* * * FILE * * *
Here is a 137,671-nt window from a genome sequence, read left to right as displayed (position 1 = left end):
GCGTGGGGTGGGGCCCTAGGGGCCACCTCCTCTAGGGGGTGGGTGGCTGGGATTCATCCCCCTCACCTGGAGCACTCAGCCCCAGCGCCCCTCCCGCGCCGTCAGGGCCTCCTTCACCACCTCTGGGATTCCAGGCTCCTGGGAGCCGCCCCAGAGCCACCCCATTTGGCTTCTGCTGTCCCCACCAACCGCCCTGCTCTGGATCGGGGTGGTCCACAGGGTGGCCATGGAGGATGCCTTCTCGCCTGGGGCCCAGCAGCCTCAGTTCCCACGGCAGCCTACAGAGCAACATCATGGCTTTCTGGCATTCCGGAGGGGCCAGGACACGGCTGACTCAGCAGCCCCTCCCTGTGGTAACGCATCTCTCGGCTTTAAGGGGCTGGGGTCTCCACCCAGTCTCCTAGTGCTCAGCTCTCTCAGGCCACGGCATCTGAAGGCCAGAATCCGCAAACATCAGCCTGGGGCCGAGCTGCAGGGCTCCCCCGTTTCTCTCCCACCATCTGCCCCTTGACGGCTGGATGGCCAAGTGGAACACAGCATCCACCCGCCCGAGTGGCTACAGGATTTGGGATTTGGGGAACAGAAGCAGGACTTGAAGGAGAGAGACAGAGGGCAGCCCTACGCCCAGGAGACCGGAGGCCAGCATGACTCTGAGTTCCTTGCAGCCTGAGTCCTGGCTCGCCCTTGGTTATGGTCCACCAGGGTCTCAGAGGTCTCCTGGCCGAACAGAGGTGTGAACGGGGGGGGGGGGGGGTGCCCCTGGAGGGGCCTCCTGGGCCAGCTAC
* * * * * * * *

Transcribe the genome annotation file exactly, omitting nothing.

Here is a 137,671-nt window from a genome sequence, read left to right as displayed (position 1 = left end):
GCGTGGGGTGGGGCCCTAGGGGCCACCTCCTCTAGGGGGTGGGTGGCTGGGATTCATCCCCCTCACCTGGAGCACTCAGCCCCAGCGCCCCTCCCGCGCCGTCAGGGCCTCCTTCACCACCTCTGGGATTCCAGGCTCCTGGGAGCCGCCCCAGAGCCACCCCATTTGGCTTCTGCTGTCCCCACCAACCGCCCTGCTCTGGATCGGGGTGGTCCACAGGGTGGCCATGGAGGATGCCTTCTCGCCTGGGGCCCAGCAGCCTCAGTTCCCACGGCAGCCTACAGAGCAACATCATGGCTTTCTGGCATTCCGGAGGGGCCAGGACACGGCTGACTCAGCAGCCCCTCCCTGTGGTAACGCATCTCTCGGCTTTAAGGGGCTGGGGTCTCCACCCAGTCTCCTAGTGCTCAGCTCTCTCAGGCCACGGCATCTGAAGGCCAGAATCCGCAAACATCAGCCTGGGGCCGAGCTGCAGGGCTCCCCCGTTTCTCTCCCACCATCTGCCCCTTGACGGCTGGATGGCCAAGTGGAACACAGCATCCACCCGCCCGAGTGGCTACAGGATTTGGGATTTGGGGAACAGAAGCAGGACTTGAAGGAGAGAGACAGAGGGCAGCCCTACGCCCAGGAGACCGGAGGCCAGCATGACTCTGAGTTCCTTGCAGCCTGAGTCCTGGCTCGCCCTTGGTTATGGTCCACCAGGGTCTCAGAGGTCTCCTGGCCGAACAGAGGTGTGAACGGGGGGGGGGGGGGGTGCCCCTGGAGGGGCCTCCTGGGCCAGCTAC